Advice on data protection during a crisis

Friday April 24th 2020

Photo by Markus Spiske on Unsplash

Central Church of Ireland has issued the following advice to protect again breaches of data.

Data breaches are more likely to occur in crises, in which we need to quickly respond to a situation or change how we work.  There may be more requirements to share personal data (e.g. for continuing to provide pastoral care and support) and more of our activities may need to be brought online, often by using social media more frequently.

The data protection page in Parish Resources provides a range of guidance to help parishes with this responsibility, especially in our current challenging times:

Some key pointers

Please ensure you have permission (consent) to use personal data before, for example, sharing a phone number, uploading a personal photo, or holding a virtual kids’ club.

Parishes need to consider data protection implications when planning for, installing or using any new technology, including recording equipment.  This can be done by completing a seven–step Data Protection Impact Assessment (ideally before installation but this can be done retrospectively if the system is already in place).  It’s important to undertake a DPIA prior to recording any services.  As part of this, you will need to outline how long these recordings will be kept, how will they be stored, and how will the data be protected from unauthorised access.

Remember: data protection is there to protect individual people and their data.  If there are no people attending a service, data protection is not an issue.  If there is only a small number of people (e.g. clergy and a church warden), once consent is sought (and recorded) no further action is required at this time.

Once church buildings begin to reopen, considerations about privacy will be ever more important.  Please consult the resources at for help with seeking consent from people taking part in services (e.g. the choir, those reading lessons, and children or adults at risk), and responding to requests from individuals for personal data which the parish may hold.

Data protection principles need to be followed at all times, especially during a crisis. If you need any guidance or support, please contact the Church of Ireland’s Data Protection Officer, Rebekah Fozzard, at:

Practical steps for protecting your parish


  • Take extra care that devices, such as USBs, phones, laptops, or tablets, are not lost or misplaced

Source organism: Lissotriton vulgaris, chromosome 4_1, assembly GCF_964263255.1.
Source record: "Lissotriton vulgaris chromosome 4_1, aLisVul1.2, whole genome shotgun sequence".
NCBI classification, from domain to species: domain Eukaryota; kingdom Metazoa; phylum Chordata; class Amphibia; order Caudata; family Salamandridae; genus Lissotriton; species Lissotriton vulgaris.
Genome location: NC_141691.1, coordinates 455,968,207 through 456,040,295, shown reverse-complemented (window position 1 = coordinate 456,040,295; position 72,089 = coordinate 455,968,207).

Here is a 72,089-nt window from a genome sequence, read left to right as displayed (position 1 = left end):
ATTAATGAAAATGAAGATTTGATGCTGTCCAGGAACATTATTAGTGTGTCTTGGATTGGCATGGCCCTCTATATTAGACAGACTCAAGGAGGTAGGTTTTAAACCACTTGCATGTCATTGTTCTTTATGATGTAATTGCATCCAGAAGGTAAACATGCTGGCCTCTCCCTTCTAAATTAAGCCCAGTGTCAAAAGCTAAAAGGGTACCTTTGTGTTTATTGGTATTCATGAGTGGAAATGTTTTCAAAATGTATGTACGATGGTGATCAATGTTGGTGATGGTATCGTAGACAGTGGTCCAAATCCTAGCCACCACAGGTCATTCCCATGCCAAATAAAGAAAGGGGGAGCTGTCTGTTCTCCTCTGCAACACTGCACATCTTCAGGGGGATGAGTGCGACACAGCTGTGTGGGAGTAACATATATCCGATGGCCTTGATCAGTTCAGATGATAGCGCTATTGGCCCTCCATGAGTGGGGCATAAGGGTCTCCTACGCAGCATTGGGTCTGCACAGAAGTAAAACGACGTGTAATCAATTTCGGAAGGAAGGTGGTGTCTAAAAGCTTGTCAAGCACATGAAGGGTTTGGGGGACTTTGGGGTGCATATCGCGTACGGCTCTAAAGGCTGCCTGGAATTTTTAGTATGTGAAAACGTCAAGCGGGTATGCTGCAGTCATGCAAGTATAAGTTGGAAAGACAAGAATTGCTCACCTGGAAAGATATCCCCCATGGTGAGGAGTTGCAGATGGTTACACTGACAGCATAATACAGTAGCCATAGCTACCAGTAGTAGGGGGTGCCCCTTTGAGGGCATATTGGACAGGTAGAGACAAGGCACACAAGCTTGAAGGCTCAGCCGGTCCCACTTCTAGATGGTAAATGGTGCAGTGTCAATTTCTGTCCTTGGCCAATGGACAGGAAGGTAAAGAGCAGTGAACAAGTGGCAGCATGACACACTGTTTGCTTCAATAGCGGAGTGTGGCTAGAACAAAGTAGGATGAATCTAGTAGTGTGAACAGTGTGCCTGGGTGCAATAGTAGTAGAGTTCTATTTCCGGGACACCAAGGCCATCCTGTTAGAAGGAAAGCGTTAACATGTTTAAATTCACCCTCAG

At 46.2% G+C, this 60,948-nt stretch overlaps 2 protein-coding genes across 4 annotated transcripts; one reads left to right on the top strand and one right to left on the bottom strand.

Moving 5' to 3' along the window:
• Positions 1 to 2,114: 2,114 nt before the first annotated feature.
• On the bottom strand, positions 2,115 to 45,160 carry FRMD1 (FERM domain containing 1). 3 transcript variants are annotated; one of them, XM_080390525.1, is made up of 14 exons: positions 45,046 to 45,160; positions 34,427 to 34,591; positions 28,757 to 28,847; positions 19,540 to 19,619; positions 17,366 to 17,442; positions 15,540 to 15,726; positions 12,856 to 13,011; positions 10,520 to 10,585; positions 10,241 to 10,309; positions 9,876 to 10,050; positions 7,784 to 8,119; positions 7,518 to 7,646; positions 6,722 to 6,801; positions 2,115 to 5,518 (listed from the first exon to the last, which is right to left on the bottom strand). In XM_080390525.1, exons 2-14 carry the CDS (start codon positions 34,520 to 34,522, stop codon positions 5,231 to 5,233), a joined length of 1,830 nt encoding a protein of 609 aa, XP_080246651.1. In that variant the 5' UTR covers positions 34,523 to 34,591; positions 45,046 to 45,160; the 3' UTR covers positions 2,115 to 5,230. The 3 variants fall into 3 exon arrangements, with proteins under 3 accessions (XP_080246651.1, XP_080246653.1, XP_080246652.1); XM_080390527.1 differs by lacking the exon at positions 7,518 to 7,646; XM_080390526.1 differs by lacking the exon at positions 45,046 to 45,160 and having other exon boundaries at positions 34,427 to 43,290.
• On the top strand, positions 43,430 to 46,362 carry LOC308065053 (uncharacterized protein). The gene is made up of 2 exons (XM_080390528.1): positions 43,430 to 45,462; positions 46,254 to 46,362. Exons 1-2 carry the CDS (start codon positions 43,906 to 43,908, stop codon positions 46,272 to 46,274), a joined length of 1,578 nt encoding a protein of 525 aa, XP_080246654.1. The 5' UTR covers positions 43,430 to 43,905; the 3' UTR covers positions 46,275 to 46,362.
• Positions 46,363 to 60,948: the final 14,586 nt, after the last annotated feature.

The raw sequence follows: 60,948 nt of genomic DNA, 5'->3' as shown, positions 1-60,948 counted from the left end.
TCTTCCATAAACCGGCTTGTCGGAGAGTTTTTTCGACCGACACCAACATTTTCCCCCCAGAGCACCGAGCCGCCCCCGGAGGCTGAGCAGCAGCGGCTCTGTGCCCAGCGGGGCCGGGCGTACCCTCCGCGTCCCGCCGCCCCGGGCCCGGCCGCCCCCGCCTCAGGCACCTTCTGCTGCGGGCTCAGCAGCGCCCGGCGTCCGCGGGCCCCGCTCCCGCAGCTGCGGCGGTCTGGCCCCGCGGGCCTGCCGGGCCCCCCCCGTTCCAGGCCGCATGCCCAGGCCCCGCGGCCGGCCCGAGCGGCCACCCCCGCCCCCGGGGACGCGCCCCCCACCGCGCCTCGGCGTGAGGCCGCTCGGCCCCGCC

• Ensure your computer, laptop or other device, is used in a safe location e.g. where you can keep sight of it and minimise who else can view the screen (particularly if working with sensitive personal data)
  • Lock your device if you do have to leave it unattended for any reason
  • Make sure your devices are turned off, locked, or stored carefully when not in use
  • Use effective access controls (such as strong passwords)


  • Use work email accounts rather than personal ones for work–related emails involving personal data e.g.
  • Try to avoid putting personal data into emails
  • Where possible, make sure any sensitive information included in an email is high level, and attachments are encrypted (where possible). Avoid using personal or confidential data in subject lines
  • Before sending an email, ensure you’re sending it to the correct recipient (particularly for emails involving large amounts of personal data or sensitive personal data)

Paper records

  • It’s important to remember that data protection applies to not only electronically stored or processed data, but also personal data in manual form (such as paper records) where it is, or is intended to be, part of filing system
  • Take steps to ensure the security and confidentiality of these records when working remotely such as by keeping them locked in a filing cabinet or drawer when not in use, disposing of them securely (e.g. shredding) when no longer needed, and making sure they are not left somewhere where they could be misplaced
  • If you’re dealing with records that contain special categories of personal data you should take extra care to ensure their security and confidentiality, and only remove such records from a secure location where it is strictly necessary
  • Where possible, keep a written record of which records and files have been taken home, in order to maintain good data access and governance practices

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